L.D.'s has been dishing it up
at the heart of Richmond for nearly 50 years, and still
By Brooke Barker
February 10, 2006 | RICHMOND --The worn, orange counters
have seen many elbows and held many plates, and signs
are beginning to show as brown spots are beginning to
peak through the bright surface. L.D.'s Cafe has been
around for more than 40 years to greet the locals with
tasty food and good company.
"If someone doesn't come in for a few days we start
to worry, until we find out they're just on vacation,"
Laura Orvin said. Orvin has worked as a waitress at
L.D.'s for 17 years and the regulars have become like
family to her.
L.D.'s began a long time before Orvin. L.D. Bowcutt
grew up in the restaurant business. His father had owned
several restaurants, hotels and small businesses in
Idaho and Utah. When selling insurance didn't seem to
be working out in Bowcutt's favor, he sold those businesses
and focused his energy on a restaurant as well. Some
days Bowcutt would be in the cafe from 6:30 in the morning
until 11:30 or 12 at night, leaving only for a few hours
in the middle of the day.
Before Bowcutt opened the restaurant in 1959, the
small building on Main Street previously served as a
barber shop, furniture store, grain and feed store,
and caskets were even made in the back room.
"I think it's the atmosphere and uniqueness that keeps
people coming back. It's somewhere the locals can come
to talk about the weather, the price of grain, the price
of animals and who knows what else," said Bowcutt.
Bowcutt and his wife Ann continue to run the restaurant.
In the afternoons, Bowcutt can be seen helping out in
the kitchen, talking to old friends or just hanging
out in his cowboy boots and button up shirt. Although
the business seems to be the main focus in his life,
he claims he wouldn't continue to do it, if he didn't
really love it.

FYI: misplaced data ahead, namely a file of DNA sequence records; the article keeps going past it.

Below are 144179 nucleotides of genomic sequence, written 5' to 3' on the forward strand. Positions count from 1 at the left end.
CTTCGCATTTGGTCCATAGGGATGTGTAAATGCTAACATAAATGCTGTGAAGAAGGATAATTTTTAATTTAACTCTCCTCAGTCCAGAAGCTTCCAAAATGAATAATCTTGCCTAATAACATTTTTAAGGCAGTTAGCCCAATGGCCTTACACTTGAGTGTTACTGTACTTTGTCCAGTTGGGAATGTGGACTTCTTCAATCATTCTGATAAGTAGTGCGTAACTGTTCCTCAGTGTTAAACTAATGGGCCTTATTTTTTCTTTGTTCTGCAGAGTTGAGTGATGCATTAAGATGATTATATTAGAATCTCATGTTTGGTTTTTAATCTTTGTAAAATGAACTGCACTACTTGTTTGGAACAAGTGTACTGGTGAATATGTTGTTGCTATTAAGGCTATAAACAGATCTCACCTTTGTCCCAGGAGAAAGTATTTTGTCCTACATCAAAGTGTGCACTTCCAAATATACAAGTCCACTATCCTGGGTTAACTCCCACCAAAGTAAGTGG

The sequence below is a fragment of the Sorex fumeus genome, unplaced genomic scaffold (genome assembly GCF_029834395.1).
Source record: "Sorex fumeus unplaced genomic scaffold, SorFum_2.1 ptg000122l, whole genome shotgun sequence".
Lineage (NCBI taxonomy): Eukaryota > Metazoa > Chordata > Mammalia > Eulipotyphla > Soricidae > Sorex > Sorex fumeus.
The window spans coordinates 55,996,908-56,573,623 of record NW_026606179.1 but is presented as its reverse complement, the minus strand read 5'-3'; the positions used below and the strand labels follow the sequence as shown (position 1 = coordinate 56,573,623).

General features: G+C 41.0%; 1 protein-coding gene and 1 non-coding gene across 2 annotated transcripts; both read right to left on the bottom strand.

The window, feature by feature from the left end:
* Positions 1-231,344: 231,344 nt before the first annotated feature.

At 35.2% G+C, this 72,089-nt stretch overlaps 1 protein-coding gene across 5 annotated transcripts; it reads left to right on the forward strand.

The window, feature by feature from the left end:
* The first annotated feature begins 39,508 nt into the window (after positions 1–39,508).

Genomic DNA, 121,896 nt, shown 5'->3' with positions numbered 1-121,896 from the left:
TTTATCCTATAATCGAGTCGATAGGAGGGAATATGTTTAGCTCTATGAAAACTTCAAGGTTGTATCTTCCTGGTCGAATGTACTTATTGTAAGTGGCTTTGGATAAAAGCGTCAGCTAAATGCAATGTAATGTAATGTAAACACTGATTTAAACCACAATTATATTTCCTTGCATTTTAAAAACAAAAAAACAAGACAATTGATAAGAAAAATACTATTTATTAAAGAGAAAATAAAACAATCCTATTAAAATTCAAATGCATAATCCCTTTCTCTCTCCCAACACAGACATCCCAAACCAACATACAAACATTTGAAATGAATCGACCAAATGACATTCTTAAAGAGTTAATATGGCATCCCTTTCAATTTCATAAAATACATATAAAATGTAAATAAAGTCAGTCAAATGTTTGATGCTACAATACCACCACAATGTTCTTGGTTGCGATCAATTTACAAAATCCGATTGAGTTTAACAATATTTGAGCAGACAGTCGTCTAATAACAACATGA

The restaurant has three main rooms. The front area
has a counter and several booths. Breakfast, lunch and
dinner are all prepared along the opposite side of the
room. Decorations cover the windows and are mostly holiday
oriented: right now it's hearts and cupids for Valentine's
Day next week. Ketchup, fry sauce and syrup bottles
hide an old switch for the alarm system.
"Before the days of 911, the cafe was the call station
for the volunteer fire department and sheriff's office.
Whenever there was an emergency here in town, they'd
call us and we'd kick the switch to set off the sirens
and call whoever we needed to," said Bowcutt.
The back room has pool tables, a bar, big screen TV,
round dinner tables scattered around the edges, and
a jukebox creating the mood with songs like Tim McGraw's
"Indian Outlaw" playing.
"Even though we serve beer, it's the least of our
sales. We want L.D.'s to be a family place; somewhere
you can eat dinner and watch the ball game on TV," said
With a restaurant having been around for so long,
silly and unusual things are bound to have happened
within the walls of L.D.'s.
"I've seen engagements, belly dancers come in and
embarrass their husbands, a heart attack, and an individual
came in here one time with a shotgun looking for a man
who was stepping out with his wife. It looked like someone
hunting for pheasants in a field," said Bowcutt.
The third and newest room is the dining room. Its
white walls and long tables are a stark contrast from
the rest of the restaurant. Memorabilia from the city's
Black and White Days adorns the walls. The main attraction,
however, is a flag dedicated to the cafe by Sgt. R.G.
Lowe, while serving in Afghanistan. Several pictures
also show friends of L.D.'s serving in Afghanistan standing
near a post that reads, "L.D.'s, 6,869 miles" and points
in the direction of the cafe.
With all the seating, Bowcutt says sometimes on the
weekend there's only standing room. On the weekends
the cooks get to prepare a few steak and shrimp combos.
So much shrimp gets used each week that L.D. starts
flouring and preparing the shrimp on Wednesday.
The menu also has everything from grilled cheese to
burgers and salads. There's also a wide range of breakfasts
Some of the regulars, who travel from as far as Downey,
Idaho, and Salt Lake City, claim L.D.'s has the best
burger for 100 miles around.
L.D.'s Cafe is open from 7 a.m. until 10 p.m. every
day, and the address is 39 W. Main Street in Richmond.
You may want to call the cafe at 435-258-5135 to see
if there's a seat for you.